School attendance before half-term was lowest since March reopening
- Credit: PA
The proportion of pupils attending school in Norfolk before half-term dropped to its lowest level since the week schools reopened in March.
More than one in 10 (13pc) of secondary school pupils in the county were absent on the final week before half-term, according to the Department for Education (DfE) statistics.
It is the lowest attendance since the first week after the reopening of schools to all pupils on March 8 when 82pc of secondary students, 32,758 in total, returned to classrooms
Norfolk schools saw 91.6pc of students in classrooms before Easter, higher than the national average attendance.
But since then attendance has fallen with 29,339 (88pc) of secondary pupils in schools on the week of May 20 before falling further before half-term.
Attendance is higher in primary schools, though this too has fallen slightly from a high of 46,467 pupils (96pc) in the first week back in March.
However the DfE data shows that unlike during the second wave of the pandemic, which forced the closure of schools in January, the number of absences for non-coronavirus reasons is higher than for Covid cases.
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John Fisher, cabinet member for children’s services at Norfolk County Council, said despite falling slightly towards the end of half term, attendance figures continue to be “above the national average”.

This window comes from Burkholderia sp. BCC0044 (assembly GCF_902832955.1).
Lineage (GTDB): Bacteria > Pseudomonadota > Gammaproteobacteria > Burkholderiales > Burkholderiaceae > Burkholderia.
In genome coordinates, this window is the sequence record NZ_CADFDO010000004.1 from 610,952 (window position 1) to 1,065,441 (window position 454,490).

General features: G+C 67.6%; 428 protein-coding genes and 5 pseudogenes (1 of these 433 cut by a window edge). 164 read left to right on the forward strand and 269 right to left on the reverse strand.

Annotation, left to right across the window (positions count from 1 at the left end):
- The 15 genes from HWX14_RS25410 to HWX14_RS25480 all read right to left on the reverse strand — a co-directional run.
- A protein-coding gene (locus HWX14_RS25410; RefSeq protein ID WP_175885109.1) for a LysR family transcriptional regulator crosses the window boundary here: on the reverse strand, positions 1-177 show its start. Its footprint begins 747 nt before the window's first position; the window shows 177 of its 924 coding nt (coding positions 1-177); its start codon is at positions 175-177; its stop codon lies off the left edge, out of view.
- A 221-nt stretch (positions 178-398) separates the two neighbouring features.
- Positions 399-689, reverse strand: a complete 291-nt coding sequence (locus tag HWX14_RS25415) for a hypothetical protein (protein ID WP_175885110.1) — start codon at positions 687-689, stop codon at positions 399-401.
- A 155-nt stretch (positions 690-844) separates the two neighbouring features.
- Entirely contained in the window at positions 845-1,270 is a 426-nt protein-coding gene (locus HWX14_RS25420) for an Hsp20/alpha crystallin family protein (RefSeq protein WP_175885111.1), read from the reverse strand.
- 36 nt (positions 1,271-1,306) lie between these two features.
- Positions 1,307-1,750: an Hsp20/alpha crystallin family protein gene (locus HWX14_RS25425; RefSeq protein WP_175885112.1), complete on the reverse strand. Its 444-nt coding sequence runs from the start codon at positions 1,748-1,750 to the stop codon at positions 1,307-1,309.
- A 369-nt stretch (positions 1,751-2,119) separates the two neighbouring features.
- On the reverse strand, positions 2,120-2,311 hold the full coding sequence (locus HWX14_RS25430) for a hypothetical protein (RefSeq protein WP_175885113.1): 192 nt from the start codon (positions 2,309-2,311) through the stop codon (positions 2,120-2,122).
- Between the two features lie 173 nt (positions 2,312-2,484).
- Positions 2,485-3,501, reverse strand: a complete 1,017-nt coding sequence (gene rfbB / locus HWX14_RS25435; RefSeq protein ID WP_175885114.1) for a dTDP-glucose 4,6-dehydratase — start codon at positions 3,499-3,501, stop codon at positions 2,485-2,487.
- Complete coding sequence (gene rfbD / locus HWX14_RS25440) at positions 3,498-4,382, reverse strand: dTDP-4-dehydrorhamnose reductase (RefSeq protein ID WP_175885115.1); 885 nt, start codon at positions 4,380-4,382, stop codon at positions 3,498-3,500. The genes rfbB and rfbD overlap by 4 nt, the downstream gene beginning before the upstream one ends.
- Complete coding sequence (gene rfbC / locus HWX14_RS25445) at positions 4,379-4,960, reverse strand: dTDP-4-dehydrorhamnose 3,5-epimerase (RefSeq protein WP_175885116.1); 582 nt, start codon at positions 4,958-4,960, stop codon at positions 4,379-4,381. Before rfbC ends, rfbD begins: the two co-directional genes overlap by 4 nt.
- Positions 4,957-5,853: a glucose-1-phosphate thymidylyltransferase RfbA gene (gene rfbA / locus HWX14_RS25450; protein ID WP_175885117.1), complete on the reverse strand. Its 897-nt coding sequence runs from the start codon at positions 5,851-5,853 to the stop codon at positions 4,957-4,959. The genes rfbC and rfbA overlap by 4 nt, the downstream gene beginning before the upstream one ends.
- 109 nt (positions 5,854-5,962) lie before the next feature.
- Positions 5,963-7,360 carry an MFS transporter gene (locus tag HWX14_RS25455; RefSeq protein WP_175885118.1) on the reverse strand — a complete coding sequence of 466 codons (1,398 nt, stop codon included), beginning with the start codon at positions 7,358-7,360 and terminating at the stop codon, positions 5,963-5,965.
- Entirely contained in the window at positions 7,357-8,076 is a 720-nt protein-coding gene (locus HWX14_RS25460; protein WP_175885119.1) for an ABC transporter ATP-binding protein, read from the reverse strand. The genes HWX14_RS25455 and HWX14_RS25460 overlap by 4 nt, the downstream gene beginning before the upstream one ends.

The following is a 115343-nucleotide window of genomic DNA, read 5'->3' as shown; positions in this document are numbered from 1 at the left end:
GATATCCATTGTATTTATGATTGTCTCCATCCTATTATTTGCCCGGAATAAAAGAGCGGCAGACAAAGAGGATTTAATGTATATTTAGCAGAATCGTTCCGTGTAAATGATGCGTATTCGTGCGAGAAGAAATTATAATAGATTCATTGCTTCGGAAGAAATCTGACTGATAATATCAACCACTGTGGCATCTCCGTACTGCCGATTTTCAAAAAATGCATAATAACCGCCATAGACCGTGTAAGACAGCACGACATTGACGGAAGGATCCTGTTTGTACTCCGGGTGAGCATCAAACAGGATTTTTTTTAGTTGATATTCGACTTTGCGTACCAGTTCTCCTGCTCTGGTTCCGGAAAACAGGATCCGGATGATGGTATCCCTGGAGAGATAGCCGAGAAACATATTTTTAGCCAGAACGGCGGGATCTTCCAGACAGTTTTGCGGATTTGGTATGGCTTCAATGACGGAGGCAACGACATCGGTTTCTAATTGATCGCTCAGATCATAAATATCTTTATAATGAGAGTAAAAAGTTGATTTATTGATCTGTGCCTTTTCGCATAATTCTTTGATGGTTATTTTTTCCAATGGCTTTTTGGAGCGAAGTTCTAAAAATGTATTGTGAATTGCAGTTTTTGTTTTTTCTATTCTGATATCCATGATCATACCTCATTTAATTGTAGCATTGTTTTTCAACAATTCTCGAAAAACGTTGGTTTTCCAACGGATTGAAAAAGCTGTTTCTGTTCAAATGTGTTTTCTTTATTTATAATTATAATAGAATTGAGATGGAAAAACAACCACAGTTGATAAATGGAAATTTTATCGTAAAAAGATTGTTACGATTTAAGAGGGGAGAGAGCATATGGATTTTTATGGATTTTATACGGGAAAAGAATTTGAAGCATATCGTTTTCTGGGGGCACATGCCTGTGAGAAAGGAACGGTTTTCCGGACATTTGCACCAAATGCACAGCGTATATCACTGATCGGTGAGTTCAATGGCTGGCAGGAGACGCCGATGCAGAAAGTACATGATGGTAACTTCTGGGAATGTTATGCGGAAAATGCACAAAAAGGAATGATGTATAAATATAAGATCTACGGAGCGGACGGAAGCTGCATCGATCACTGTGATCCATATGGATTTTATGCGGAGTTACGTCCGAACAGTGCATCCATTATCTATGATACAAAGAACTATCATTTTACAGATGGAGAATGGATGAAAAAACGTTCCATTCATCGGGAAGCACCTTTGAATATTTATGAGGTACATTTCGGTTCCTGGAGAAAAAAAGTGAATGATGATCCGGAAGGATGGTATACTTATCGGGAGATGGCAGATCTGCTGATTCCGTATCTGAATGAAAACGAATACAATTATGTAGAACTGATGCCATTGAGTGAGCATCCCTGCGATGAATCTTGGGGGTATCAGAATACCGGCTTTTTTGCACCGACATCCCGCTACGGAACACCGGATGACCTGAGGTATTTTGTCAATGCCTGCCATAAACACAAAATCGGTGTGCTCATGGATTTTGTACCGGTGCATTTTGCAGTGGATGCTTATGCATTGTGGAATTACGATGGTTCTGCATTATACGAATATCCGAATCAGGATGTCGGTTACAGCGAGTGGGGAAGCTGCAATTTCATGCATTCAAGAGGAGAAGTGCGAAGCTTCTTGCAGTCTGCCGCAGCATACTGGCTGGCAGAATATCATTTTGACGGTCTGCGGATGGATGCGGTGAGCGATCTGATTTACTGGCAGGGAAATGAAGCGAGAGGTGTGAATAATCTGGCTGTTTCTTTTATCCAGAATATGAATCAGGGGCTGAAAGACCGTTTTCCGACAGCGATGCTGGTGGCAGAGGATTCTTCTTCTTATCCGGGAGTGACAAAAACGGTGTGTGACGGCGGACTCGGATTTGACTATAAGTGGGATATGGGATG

He said: “Secondary attendance is slightly lower than primary, but this trend is expected for this time of year.
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“Since schools reopened to all pupils following the spring lockdown towards the end of spring term, we’re encouraged to see that attendance levels remain high.”
The latest figures come after health secretary Matt Hancock urged pupils returning to class this week after half-term to get tested to ensure they are not asymptomatically carrying the virus.
School leaders' unions are calling on the Government to be cautious before any further easing of Covid-19 restrictions and to be proactive to ensure that transmission in schools does not "proceed unchecked".
Former local head Geoff Barton, who is now general secretary of the ASCL headteacher union, said: "This situation highlights the fact that the utmost caution is needed in the weeks ahead before any further easing of Covid restrictions, and the current measures must also be kept under review to see if any other actions are immediately required."